Somehow, some way, the “0.4" shot is no longer the most memorable of Derek Fisher’s career.
In fact, it might be a distant third place.
Fisher made two game-turning three-pointers, one in the final minute of regulation and another in the final minute of overtime Thursday as the Lakers held off the Orlando Magic, 99-91, to win Game 4 of the NBA Finals and move to within a victory of the franchise’s 15th championship.
The Lakers lead the Magic, 3-1, with Game 5 on Sunday, also in Orlando.
Games 6 and 7 would be at Staples Center, if necessary, though it doesn’t look good for the Magic.
No team has ever come back from a 3-1 deficit to win the NBA Finals. Furthermore, the Lakers have not lost three straight games since Pau Gasol was acquired in February 2008.
Fisher had already secured a spot in Lakers playoff lore because of his turnaround fling with 0.4 seconds left against San Antonio in the 2004 conference semifinals.
He was twice as good against the Magic.
The Lakers trailed, 87-84, when Orlando center Dwight Howard missed two free throws with 11.1 seconds left in the fourth quarter.
After a timeout, the Lakers took the ball out in their own end, Trevor Ariza inbounding to Kobe Bryant, who passed the ball back to Ariza, who found Fisher open across the court.
Fisher dribbled twice toward the arc and lofted a 26-foot three-pointer over Jameer Nelson with 4.6 seconds left in regulation.
He had missed all five of his three-point attempts up to that point.
And he wasn’t done.
With the score tied at 91-91 in overtime, Fisher drilled a 27-foot three-pointer from the top of the arc after a feed from Bryant with 31.3 seconds left.
Fisher kept backpedaling all the way downcourt, his left palm still in the air, a smile slowly crossing his face.
A timeout was called, and teammates ran over to greet him.
Fisher joked that his three-pointers were “maybe 100, 101, something like that” on his list of game-winning shots.
Then he got serious.
“It’s at the top,” he said. “Even greater than 0.4 because I feel like we’re as close as possible to what our goal is.”
True to his nature, Fisher was in the locker room after the game, reminding teammates that the Indiana Pacers responded to a 3-1 deficit in the 2000 Finals by pummeling the Lakers in Game 5 in Indiana, 120-87. The Lakers, of course, wrapped up the championship in Game 6 at Staples, but Fisher’s reminder wasn’t lost on his teammates.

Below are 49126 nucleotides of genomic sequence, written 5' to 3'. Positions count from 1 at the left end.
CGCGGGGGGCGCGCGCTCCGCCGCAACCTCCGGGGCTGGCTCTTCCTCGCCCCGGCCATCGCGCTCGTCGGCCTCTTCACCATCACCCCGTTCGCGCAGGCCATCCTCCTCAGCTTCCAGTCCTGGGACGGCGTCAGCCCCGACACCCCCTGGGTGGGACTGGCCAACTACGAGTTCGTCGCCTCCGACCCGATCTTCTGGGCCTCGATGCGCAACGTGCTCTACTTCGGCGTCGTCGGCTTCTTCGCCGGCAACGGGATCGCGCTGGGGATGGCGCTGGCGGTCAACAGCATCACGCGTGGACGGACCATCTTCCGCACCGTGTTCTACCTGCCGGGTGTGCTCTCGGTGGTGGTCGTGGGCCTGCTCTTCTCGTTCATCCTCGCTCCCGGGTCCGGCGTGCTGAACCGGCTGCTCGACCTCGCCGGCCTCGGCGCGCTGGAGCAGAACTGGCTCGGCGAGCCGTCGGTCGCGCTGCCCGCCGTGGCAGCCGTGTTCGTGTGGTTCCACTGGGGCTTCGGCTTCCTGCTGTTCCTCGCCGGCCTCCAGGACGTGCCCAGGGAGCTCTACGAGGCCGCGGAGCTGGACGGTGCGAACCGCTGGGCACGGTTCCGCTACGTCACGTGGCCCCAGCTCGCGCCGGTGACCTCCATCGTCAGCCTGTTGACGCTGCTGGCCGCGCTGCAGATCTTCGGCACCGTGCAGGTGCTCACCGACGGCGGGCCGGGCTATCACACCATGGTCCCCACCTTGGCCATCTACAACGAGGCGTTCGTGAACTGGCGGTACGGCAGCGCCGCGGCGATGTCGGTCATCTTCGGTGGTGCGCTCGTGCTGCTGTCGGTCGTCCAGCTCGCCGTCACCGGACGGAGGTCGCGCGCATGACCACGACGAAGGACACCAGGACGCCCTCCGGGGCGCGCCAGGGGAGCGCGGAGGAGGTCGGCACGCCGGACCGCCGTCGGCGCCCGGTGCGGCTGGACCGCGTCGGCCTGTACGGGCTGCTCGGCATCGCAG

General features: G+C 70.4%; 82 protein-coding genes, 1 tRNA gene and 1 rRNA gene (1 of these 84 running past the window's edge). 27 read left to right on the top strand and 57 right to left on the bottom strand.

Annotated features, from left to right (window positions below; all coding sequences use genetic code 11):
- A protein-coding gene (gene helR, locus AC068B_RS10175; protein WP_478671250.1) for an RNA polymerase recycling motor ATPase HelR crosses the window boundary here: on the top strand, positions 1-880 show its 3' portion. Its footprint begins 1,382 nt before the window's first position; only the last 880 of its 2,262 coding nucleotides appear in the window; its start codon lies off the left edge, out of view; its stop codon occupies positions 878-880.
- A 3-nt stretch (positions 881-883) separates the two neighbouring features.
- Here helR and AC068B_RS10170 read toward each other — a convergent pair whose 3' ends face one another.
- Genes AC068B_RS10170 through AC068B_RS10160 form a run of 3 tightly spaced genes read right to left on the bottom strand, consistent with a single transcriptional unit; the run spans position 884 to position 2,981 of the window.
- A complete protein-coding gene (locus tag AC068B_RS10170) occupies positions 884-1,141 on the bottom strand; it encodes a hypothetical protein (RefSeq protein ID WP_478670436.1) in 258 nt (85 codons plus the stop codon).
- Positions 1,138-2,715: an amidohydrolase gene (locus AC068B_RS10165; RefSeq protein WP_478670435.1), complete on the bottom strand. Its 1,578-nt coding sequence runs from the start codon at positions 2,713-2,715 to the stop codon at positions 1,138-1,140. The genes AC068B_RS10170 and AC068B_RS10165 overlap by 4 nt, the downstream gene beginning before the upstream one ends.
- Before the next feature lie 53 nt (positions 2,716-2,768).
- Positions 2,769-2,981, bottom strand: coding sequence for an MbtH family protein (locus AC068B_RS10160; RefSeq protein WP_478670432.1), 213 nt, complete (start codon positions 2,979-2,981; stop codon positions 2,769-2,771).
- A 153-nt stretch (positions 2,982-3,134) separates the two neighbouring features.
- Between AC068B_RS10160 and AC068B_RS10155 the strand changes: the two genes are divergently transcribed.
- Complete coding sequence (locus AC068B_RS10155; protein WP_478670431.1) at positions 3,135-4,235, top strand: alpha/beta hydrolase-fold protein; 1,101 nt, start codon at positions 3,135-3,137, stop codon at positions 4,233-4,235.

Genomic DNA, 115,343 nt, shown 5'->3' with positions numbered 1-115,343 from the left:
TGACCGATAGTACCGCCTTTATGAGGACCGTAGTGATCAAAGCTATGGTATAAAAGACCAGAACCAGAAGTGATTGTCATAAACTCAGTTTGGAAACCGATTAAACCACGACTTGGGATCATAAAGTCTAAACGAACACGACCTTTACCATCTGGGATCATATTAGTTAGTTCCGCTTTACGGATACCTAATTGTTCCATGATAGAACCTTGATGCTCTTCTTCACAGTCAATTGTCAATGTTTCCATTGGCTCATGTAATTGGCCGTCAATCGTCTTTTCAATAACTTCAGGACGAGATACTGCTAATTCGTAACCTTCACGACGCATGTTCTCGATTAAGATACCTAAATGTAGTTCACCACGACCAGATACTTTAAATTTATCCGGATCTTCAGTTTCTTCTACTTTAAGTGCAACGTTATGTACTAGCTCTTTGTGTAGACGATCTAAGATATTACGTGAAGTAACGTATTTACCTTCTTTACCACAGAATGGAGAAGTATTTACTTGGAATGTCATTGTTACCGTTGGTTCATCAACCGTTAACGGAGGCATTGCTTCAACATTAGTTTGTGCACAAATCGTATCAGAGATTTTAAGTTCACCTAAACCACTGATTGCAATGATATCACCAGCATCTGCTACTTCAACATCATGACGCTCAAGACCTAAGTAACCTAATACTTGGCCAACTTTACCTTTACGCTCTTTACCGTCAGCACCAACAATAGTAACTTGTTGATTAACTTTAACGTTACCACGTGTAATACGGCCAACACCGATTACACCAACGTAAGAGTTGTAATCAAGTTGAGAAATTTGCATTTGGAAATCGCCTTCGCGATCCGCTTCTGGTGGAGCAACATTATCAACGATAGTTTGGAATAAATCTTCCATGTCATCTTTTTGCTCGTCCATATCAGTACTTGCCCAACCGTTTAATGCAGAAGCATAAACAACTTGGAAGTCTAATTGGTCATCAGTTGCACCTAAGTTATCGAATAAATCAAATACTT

“You have to say to yourself, you have to try to hold on to the excitement as much as you can and just prepare,” Bryant said. “Prepare, prepare, prepare and get ready to go.”
Fisher finished with 12 points in 42 minutes. Bryant had 32 points on 11-for-31 shooting. Ariza had 16 points after going scoreless in the first half.
Howard had 16 points, 21 rebounds and a Finals-record nine blocked shots, but his missed free throws in the final seconds of the fourth quarter were costly.
“We can’t hang our heads,” he said. “We still believe.”
So did Fisher, the 13-year veteran who has been a leader in the locker room but also a lightning rod for criticism from Lakers fans throughout the playoffs. He was shooting 27.1% from three-point range coming into Game 4.
The Lakers trailed, 87-82, on Hedo Turkoglu’s 12-foot runner with 1:34 left in the fourth quarter, but Pau Gasol’s dunk brought the Lakers to within 87-84 with 31.9 seconds left in regulation.
Then came Howard’s misses and Fisher’s first big shot.
“I have a responsibility to my team that if I’m going to be on the floor, then I have to make a difference,” he said.
Then came his second big shot, followed by his smile.
“You know, I just sensed that was the dagger,” he said.
It looked as if the Lakers would be the ones in trouble after shooting an abysmal 33.3% in the first half. They trailed at halftime, 49-37.
Ariza missed all six of his shots, though he scored 13 points in the third quarter as the Lakers emerged with a 67-63 lead.
There were even fiery moments between the teams’ top players.
Bryant stole the ball from Howard, was immediately fouled by Howard, and then swung an elbow at the Orlando center. The two talked animatedly as they walked down to the other end, where Bryant made two free throws.
Those fireworks were nothing compared to what Fisher had in store for the game.
“That’s Derek,” said Bryant, also a 13-year veteran. “He just has supreme confidence.”
BEGIN TEXT OF INFOBOX
The Lakers have bounced back from every loss in the playoffs:
Game 3: at Utah 88, Lakers 86
Game 4: Lakers 108, at Utah 94
Game 1: Houston 100, at Lakers 92
Game 2: at Lakers 111, Houston 98
Game 4: at Houston 99, Lakers 87
Game 5: at Lakers 118, Houston 78
Game 6: at Houston 95, Lakers 80
Game 7: at Lakers 89, Houston 70
Game 2: Denver 106, at Lakers 103
Game 3: Lakers 103, at Denver 97
Game 4: at Denver 120, Lakers 101
Game 5: at Lakers 103, Denver 94
Game 3: at Orlando 108, Lakers 104
Game 4: Lakers 99, at Orlando 91, OT
Source: Los Angeles Times